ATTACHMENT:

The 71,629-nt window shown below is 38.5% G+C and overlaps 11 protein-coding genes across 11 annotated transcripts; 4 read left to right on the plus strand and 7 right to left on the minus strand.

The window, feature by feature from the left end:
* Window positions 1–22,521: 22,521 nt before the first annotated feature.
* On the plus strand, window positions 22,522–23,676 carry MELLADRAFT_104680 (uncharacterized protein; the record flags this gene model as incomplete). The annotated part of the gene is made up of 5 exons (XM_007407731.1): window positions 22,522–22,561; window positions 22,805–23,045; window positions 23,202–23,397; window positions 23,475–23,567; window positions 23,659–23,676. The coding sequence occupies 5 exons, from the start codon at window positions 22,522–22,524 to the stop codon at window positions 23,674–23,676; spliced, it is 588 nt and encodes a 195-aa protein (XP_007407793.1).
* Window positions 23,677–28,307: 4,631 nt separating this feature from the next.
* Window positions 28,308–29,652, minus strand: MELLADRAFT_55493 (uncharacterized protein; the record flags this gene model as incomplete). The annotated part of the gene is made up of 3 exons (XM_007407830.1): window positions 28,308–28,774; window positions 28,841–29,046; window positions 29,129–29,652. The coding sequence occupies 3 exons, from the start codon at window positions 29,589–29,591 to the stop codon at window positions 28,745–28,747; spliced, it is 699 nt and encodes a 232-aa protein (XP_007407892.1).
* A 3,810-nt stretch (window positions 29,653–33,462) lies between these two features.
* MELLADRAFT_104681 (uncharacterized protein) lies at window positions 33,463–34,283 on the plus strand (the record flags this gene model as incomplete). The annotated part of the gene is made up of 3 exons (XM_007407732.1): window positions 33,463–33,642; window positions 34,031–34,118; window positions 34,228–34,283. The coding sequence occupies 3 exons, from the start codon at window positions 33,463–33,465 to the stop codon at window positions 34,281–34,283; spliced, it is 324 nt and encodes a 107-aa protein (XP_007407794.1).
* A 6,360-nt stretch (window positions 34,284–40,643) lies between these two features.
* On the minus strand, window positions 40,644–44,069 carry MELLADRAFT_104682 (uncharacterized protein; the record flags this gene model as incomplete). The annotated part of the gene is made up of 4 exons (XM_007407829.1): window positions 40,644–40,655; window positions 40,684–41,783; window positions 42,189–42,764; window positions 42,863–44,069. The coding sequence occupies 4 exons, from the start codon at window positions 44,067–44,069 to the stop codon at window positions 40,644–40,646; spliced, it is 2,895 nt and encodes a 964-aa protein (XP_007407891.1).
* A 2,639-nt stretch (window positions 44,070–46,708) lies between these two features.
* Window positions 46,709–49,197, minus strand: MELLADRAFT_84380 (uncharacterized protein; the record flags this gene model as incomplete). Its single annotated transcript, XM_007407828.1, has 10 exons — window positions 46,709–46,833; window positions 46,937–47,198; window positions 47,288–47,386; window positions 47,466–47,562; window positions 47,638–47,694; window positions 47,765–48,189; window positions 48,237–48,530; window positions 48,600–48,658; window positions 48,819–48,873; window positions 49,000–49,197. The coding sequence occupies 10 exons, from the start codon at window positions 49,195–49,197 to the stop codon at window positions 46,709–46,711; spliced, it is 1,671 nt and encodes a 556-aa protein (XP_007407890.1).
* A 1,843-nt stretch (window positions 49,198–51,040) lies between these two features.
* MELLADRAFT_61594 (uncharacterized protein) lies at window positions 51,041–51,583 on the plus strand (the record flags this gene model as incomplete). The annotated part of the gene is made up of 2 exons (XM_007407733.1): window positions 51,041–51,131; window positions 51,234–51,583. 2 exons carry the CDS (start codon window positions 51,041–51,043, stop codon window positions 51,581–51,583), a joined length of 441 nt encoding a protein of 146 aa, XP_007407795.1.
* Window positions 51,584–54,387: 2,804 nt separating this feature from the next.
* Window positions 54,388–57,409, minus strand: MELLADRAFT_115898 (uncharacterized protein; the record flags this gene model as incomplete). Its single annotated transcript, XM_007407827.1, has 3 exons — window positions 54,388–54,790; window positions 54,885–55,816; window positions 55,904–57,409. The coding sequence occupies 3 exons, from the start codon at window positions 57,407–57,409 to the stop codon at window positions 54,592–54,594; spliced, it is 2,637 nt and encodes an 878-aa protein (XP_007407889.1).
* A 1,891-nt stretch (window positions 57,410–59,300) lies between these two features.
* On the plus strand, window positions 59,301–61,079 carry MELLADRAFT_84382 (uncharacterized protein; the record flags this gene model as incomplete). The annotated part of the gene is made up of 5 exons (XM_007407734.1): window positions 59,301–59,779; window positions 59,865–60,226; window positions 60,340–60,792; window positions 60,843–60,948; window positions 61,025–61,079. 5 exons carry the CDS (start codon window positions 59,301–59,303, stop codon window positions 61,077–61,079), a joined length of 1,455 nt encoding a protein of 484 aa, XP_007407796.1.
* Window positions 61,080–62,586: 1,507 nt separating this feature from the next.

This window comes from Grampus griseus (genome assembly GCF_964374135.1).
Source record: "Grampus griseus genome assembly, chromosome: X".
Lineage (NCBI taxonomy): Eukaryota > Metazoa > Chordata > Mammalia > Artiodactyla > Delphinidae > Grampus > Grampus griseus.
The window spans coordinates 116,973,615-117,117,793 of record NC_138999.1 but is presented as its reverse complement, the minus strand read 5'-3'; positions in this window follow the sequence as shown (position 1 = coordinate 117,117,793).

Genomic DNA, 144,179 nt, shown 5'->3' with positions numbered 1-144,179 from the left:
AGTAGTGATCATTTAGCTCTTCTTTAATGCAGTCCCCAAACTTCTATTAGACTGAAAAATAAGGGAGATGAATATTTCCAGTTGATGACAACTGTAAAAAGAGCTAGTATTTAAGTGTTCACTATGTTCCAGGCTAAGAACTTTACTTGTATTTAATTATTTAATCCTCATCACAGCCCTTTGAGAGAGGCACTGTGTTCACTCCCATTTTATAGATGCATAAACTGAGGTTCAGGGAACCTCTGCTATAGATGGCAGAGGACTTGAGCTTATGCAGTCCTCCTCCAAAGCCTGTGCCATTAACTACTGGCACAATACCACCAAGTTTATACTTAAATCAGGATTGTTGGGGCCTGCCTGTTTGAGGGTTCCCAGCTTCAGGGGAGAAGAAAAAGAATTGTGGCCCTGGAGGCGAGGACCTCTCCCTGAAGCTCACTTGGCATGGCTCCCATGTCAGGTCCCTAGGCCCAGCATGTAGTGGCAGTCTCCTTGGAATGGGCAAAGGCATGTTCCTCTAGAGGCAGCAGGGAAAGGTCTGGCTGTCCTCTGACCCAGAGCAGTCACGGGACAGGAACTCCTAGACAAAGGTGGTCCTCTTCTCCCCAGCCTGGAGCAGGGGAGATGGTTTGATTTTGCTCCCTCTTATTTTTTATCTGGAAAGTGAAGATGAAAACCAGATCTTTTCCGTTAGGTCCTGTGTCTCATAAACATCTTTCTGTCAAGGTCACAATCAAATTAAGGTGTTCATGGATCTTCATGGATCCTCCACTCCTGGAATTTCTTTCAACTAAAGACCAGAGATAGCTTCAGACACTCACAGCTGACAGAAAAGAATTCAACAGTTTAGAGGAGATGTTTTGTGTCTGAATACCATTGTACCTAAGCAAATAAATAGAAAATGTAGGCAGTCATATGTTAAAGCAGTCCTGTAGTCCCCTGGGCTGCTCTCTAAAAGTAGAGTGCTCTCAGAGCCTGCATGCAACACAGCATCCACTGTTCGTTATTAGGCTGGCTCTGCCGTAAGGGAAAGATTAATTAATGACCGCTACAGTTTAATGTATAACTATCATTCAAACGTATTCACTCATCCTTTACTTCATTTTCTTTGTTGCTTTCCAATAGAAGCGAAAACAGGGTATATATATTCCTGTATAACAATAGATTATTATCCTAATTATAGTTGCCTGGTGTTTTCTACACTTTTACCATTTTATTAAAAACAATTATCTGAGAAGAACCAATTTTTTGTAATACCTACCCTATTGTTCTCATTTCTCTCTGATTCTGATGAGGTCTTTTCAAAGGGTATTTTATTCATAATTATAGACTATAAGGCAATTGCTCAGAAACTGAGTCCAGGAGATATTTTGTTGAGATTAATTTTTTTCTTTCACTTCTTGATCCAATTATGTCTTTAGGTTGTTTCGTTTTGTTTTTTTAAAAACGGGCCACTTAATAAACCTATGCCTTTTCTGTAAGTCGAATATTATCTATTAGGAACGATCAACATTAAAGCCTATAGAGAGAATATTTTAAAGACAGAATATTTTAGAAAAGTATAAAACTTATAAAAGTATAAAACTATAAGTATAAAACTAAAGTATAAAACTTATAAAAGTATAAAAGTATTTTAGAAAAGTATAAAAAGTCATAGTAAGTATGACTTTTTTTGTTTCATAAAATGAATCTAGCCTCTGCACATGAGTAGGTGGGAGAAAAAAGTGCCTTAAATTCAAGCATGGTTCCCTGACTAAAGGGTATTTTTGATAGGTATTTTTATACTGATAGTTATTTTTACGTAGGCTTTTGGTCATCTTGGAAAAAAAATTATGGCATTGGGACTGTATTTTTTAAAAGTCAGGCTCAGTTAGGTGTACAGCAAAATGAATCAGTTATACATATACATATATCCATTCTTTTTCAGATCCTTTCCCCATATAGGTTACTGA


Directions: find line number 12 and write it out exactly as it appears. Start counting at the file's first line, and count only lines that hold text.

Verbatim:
* Window positions 46,709–49,197, minus strand: MELLADRAFT_84380 (uncharacterized protein; the record flags this gene model as incomplete). Its single annotated transcript, XM_007407828.1, has 10 exons — window positions 46,709–46,833; window positions 46,937–47,198; window positions 47,288–47,386; window positions 47,466–47,562; window positions 47,638–47,694; window positions 47,765–48,189; window positions 48,237–48,530; window positions 48,600–48,658; window positions 48,819–48,873; window positions 49,000–49,197. The coding sequence occupies 10 exons, from the start codon at window positions 49,195–49,197 to the stop codon at window positions 46,709–46,711; spliced, it is 1,671 nt and encodes a 556-aa protein (XP_007407890.1).